At this point, the piece decided it was better to let Ono speak for himself and his community of Buddhists, with the statement that he based his views on the instruction of the Buddha some 1,500 years ago. Some thousand texts attributed to the Buddha produced a purported 48,000 doctrines that, Ono was quoted as saying, were observed by nearly a half billion people on the planet.
Of these, only about 10,000 lived in the United States, most on the Pacific coast and what was known as the Shinshu sect was the only of a dozen that allowed priests to marry. One was obviously married and he and his wife Shiyuze, who was four years younger, had their daughter as their only child.
Ono was further quoted as suggesting that Buddhists readily recognized the gods of other religions: “We are the only religion which so agrees with our fellows in religious belief. Buddhism requires no baptism. Babies born of Buddhist parents are by that right Buddhists.”
With this in mind, the article associated those 10,000 adherents in America with the statement attributed to Ono about those profligate young people who so worried their elders in 1927. His statement was:
Modern youth, so much discussed in public print, is, we Buddhists know, going straight to heaven. The so-called “wild life” of modern boys and girls will not keep them from going, when they die, from joining their Buddha.
This attitude obviously did not comport with that of most American Christians, although this was not specifically mentioned and, perhaps, did not need to be. The idea of sin to be absolved through admission of wrongdoing, repentance, prayer, good works and the like was counter, apparently, to Ono’s characterization, though was left for the reader to note.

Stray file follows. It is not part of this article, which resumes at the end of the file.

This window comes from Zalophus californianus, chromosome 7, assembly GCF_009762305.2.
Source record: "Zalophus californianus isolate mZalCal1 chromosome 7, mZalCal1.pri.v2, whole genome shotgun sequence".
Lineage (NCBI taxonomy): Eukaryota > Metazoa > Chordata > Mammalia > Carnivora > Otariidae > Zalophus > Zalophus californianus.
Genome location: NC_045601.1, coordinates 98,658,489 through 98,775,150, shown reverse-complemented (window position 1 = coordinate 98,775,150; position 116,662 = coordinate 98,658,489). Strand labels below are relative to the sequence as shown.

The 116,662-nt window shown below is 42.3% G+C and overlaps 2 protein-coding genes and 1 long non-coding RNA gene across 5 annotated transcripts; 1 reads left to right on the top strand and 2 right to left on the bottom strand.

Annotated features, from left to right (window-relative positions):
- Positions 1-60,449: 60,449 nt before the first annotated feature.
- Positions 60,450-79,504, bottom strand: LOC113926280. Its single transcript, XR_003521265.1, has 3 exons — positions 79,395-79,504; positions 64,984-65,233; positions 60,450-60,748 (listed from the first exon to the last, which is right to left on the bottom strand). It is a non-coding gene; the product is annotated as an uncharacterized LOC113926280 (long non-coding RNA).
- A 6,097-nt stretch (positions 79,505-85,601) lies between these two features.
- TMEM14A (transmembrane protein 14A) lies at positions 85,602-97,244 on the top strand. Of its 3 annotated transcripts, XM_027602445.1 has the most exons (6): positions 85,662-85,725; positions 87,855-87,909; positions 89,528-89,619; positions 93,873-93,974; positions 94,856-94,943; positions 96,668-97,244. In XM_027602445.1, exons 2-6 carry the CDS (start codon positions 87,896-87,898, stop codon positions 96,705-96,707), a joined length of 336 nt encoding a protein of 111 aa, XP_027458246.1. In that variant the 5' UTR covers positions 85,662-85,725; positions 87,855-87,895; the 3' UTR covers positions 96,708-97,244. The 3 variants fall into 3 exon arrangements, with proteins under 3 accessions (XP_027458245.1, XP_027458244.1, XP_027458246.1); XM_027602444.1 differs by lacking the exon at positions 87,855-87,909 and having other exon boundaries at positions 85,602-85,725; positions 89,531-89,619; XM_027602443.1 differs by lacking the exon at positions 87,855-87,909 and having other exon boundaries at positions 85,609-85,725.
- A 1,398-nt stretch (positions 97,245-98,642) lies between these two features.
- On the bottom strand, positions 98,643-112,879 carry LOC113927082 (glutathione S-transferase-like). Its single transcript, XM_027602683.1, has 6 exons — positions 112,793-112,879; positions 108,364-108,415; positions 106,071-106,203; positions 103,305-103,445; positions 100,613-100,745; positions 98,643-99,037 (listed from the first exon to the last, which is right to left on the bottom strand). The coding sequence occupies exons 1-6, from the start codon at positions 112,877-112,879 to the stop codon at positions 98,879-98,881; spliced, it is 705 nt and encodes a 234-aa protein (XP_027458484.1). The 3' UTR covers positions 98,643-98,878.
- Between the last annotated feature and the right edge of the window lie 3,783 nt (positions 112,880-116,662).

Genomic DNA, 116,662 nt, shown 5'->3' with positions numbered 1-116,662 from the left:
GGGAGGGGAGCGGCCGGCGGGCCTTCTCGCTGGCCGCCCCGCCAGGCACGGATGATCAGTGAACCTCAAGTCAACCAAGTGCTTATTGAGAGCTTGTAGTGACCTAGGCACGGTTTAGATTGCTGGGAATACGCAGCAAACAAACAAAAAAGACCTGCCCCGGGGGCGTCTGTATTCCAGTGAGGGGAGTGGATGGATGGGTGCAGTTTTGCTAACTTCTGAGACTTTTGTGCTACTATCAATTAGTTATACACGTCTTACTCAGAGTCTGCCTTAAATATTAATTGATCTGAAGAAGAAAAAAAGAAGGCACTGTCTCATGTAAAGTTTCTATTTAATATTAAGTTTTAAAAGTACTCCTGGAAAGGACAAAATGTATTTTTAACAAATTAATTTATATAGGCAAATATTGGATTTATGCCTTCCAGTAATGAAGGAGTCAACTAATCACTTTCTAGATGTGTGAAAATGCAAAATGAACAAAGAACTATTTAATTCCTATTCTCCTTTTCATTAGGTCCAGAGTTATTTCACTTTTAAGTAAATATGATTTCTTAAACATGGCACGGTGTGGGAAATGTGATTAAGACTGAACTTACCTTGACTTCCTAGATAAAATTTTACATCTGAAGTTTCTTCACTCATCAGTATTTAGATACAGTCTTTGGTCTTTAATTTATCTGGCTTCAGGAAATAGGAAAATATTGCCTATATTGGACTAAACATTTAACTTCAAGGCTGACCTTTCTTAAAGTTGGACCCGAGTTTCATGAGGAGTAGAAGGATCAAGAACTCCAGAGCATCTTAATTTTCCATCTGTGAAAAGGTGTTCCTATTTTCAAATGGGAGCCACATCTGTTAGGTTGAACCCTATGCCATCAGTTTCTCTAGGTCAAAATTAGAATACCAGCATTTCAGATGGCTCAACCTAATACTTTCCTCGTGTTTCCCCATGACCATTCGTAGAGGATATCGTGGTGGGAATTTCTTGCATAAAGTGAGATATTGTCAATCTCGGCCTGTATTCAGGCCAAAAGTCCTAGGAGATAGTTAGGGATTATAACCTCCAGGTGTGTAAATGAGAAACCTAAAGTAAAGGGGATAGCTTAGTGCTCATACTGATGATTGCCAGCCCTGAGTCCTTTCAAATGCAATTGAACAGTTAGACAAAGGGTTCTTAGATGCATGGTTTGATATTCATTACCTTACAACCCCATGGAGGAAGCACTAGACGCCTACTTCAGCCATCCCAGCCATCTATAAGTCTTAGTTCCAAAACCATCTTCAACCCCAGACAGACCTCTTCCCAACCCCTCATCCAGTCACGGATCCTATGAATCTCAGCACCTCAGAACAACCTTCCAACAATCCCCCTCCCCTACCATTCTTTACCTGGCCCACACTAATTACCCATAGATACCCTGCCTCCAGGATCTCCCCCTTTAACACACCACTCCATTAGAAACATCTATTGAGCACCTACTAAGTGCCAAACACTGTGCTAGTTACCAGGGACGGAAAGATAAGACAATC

That headline certainly seems to be one of mild ironic mockery, suggesting that, whatever the feelings of the majority in the country, the profligate and prodigal “wild youth” did not need to atone for their sins because there were 10,000 Buddhists who were willing to give them a free spiritual pass. It’s hard to read this than anything other than a critique of the lack of moral fiber in Buddhism.
As for Ono, he soon left the Nishi (Hompa was added officially in 1940) Hongwanji temple and, in 1928, formed the Senshin Gakuin, a Japanese language and Sunday school which was also led by Shiyuze, and which later became the Senshin Buddhist Temple. The 1930 census shows the Onos living just west of the University of Southern California campus, just a block from the temple.
A couple of years later, Ono was replaced by another head priest and he appears to have returned to Japan. In February 1934, he was among several speakers at a conference in Tokyo on the situation with the nisei, or those born in the United States or Canada of parents originally from Japan. The attitude of those natives of Japan, a 2014 book called Japanese Americans and Cultural Continuity by Toyotomi Morimoto put it, was that the nisei “stereotype was of a young man chewing gum on the street, speaking a mixture of Japanese and English loudly, uttering poor Japanese, having no sense of propriety, and pushing his hat back on his head.”
In other words, those nisei, said by one of them who taught at Meiji University to be “stray sheep wandering around the streets of Ginza” because they were sent home by parents who did not have “a definite purpose in mind” for their being there, sounded an awful lot like the “wild youth” in the article quoting Ono and the acceptance of Buddhism of such wayward souls.
After all, that article paraphrased him as saying, every good Buddhist “believes that it is right to live a good straightforward life, but none worries about the hereafter.” Why, Ono is quoted as suggesting, is because:
Each Buddhist knows that when he dies he shall be carried to his own Biuddha—heaven.
This photo is a rare early example of the public recognition and acknowledgement of Japanese Buddhists in Los Angeles and of one of its chief religious figures during much of the 1920s and early 1930s. The Reverend Junin Ono’s reflections of America’s “wild youth,” especially given his participation in the nisei conference in Japan in 1934, just as that nation was moving further towards its far right-wing militarism that led to a catastrophic war with the United States, is especially notable.